A proper burial was in order. It had gotten dark by the time we were ready. Calico was laid to rest in a fine shroud; a stone with her name and the years of her life marked her grave, and a plastic red rose adorned it.

Now, just where do you bury your dear departed pets? Certainly not in the middle of the yard where you might walk on the grave. Of course not! You bury them on the perimeter. And when it is dark outside, you dig where light happens to be shining. It just so happened that spot was on the side of the yard adjoining the aforementioned neighbors, the Barbers. This was pointed out to me the next morning when I went outside, to be greeted with their shrill indignant cries. "How dare you bury that cat right under our noses?! What have we ever done to you?! How could you bury that animal right where we will have to see it every day?!" ...and variations on the theme. My explanations, denials of evil intent, and protestations of innocence fell on deaf ears.

Neighborhood relations began to go downhill from there on. The Barbers dug up their bulbs planted on the other side of the fence, and transplanted them elsewhere. They filled in a place in the fence that was not complete. They began to berate the children playing in our yard.

I don't know what you call the kind of aberration they suffered from, and shared, but I knew we had joined their list of persecutors. Trips to the basement, yard-raking, and forays to take out the trash became fraught with danger for us. You never knew when the two of them would appear, like a couple of Pekingese nipping at your ankles, yipping and yapping in unison. We grown-ups tried to ignore them and go about our business after efforts to talk, reply, or reason with them proved fruitless. But what do you say to the children who come in from school having been yelled at by these crazy people, as they walked by the Barbers' house? You certainly don't want your children to reply in kind, to stoop to their level as it were, but this is difficult to explain to angry, defensive kids. I remember one weekend during this period that our friend Guy Lillian was visiting. Guy was in the yard with the kids, trying out their rope swing, when the Barbers came out and launched into their verbal attacks. He herded the children into the house. I didn't like the idea of my children being kept from their own yard, but he was probably right to bring them in.

illo by Phil Tortorici I had told friends about Calico's demise, and one of them, Bill, the owner of Calico's son, came by to pay his respects one evening. Really. Bill stopped by after work, in his suit and tie, and we walked to the back yard and stood at her grave. She was a good cat. Yes. we'll miss her.

I also told another friend, Barbara, not only about Calico's passing, but also about the Barbers' reaction to her grave site. This was a mistake. Barbara was in the car with me, and when we got to my house she got out and, much to my amazement, began to wail and weep at the top of her voice, running across the yard to throw herself on her knees at Calico's last resting place. "Oh, poor Calico!" she keened (screamed, more like it), "Why did she have to go?! Poooooor Calico... *sob*, *gasp*, *sob*..."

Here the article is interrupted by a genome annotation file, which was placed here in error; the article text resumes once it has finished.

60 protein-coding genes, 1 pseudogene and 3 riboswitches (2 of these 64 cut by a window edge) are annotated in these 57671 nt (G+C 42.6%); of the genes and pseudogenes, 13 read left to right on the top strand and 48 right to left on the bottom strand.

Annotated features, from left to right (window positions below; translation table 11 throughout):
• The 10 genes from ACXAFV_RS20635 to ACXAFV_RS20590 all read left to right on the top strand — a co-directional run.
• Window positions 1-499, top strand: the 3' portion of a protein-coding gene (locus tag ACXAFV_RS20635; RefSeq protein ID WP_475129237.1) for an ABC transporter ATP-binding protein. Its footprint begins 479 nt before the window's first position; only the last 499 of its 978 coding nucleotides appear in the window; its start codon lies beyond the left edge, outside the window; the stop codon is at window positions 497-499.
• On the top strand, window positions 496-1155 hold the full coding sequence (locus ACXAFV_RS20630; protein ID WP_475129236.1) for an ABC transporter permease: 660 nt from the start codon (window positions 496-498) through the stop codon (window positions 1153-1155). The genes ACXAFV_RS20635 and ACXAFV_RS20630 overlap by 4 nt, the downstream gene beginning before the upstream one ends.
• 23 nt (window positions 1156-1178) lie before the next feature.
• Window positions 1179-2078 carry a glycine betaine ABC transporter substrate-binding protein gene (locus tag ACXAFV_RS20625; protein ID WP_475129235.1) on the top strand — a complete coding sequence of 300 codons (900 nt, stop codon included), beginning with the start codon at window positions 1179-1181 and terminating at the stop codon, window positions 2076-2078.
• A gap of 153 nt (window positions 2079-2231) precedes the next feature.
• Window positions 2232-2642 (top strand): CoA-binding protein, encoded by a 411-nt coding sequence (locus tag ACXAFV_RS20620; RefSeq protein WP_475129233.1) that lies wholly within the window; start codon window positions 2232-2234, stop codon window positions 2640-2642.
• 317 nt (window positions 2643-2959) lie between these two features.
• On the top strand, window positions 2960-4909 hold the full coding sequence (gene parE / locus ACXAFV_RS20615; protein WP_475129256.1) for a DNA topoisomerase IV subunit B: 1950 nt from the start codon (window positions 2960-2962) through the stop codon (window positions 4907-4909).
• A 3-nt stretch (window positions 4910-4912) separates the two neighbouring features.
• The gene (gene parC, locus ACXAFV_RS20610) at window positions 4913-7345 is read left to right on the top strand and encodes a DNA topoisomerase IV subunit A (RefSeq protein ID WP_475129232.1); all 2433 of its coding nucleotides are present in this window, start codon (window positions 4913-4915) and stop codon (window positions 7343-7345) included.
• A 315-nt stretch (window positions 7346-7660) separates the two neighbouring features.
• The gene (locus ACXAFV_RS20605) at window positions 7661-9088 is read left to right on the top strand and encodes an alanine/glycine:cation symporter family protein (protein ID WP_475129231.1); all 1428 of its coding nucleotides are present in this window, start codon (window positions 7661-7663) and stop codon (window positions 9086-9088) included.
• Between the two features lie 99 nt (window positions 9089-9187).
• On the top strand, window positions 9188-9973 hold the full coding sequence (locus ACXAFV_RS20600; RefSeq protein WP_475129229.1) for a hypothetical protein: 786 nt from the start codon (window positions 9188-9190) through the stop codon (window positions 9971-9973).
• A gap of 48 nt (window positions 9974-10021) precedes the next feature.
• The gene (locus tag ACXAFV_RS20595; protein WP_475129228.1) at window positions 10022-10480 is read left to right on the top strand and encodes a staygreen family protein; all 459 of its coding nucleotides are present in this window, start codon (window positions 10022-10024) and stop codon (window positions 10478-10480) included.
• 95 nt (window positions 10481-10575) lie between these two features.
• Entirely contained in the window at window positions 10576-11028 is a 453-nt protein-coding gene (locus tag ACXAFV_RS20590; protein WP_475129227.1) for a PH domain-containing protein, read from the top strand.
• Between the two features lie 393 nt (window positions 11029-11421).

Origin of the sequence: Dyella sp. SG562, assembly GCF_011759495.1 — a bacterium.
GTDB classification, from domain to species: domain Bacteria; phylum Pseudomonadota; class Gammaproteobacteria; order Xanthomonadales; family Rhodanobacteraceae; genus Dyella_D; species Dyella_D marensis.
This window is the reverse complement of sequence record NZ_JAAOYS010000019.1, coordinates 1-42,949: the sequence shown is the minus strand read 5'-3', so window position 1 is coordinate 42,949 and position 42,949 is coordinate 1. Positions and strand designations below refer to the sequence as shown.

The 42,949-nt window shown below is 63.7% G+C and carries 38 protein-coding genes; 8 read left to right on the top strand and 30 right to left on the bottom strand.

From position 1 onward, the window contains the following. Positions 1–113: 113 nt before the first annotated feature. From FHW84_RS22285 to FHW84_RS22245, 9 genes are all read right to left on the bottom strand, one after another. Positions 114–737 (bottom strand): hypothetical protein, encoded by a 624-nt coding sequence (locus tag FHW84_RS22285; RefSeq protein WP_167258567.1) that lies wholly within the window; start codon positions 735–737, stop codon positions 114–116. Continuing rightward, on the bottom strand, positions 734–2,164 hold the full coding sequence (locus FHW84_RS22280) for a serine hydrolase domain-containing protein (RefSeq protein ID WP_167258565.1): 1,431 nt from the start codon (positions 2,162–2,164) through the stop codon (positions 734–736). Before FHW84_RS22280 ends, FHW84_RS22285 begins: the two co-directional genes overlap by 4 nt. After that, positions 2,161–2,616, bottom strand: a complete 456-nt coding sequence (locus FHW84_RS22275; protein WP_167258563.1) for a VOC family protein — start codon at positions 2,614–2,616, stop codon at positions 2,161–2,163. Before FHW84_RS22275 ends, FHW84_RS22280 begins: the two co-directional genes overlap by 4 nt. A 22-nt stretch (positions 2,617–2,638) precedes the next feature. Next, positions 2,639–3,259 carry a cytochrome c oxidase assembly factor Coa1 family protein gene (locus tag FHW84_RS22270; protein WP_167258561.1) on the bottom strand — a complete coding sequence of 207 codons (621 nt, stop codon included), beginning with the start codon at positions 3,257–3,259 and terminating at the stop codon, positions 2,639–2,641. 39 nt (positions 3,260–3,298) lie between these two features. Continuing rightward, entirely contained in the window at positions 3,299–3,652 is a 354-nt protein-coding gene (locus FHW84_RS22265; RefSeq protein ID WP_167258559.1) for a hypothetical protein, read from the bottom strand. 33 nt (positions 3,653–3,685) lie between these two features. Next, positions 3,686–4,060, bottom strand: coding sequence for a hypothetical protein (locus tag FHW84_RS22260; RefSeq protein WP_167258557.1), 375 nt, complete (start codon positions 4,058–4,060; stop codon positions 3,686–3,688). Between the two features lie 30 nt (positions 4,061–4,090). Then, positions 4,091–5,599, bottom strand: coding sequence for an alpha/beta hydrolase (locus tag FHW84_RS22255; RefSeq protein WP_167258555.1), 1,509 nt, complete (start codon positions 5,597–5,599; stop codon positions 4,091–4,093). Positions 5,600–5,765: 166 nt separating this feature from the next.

Naturally enough, I rushed to comfort Barbara. Well, actually, I tried to make her shut up, get on her feet and into the house. Geesh. With friends like this, who needs enemies?

Lest the escalation seem one-sided, listen to some of the volleys they fired. A large piece of tin was put on their side of the fence, so they would not have to see the cat grave. And one night they called the cops on us. Well, this is a story in itself...

It was an SCA evening, and many people were at our house. The grown-ups were doing grown-up things like talking, drinking, and singing Irish songs. The teenage boys were outside doing whatever teenage boys do. I looked out from time to time and saw them sitting on the hood of the car and fooling around in the yard. In a little while, Dennis, the most timid of the bunch, came in and sat on the couch. "Oh, ho," I thought, "the boys are up to something Dennis would rather not be associated with." Not long after, the other seven came in and scattered to the bedrooms and bathroom on the Barber side of the house. They did not turn on the lights. Well, I'm no fool. I knew something was going on, and they were looking out the windows from darkened rooms so as not to be seen themselves. (I later learned that the police came in answer to a call from the Barbers accusing "them boys" of trying to break into their garage, which abutted our property beyond the break in the fence. The police shined their lights on the lock and could see no evidence of tampering.) As there were no hostile knocks on our door, I didn't pursue the matter any further that night.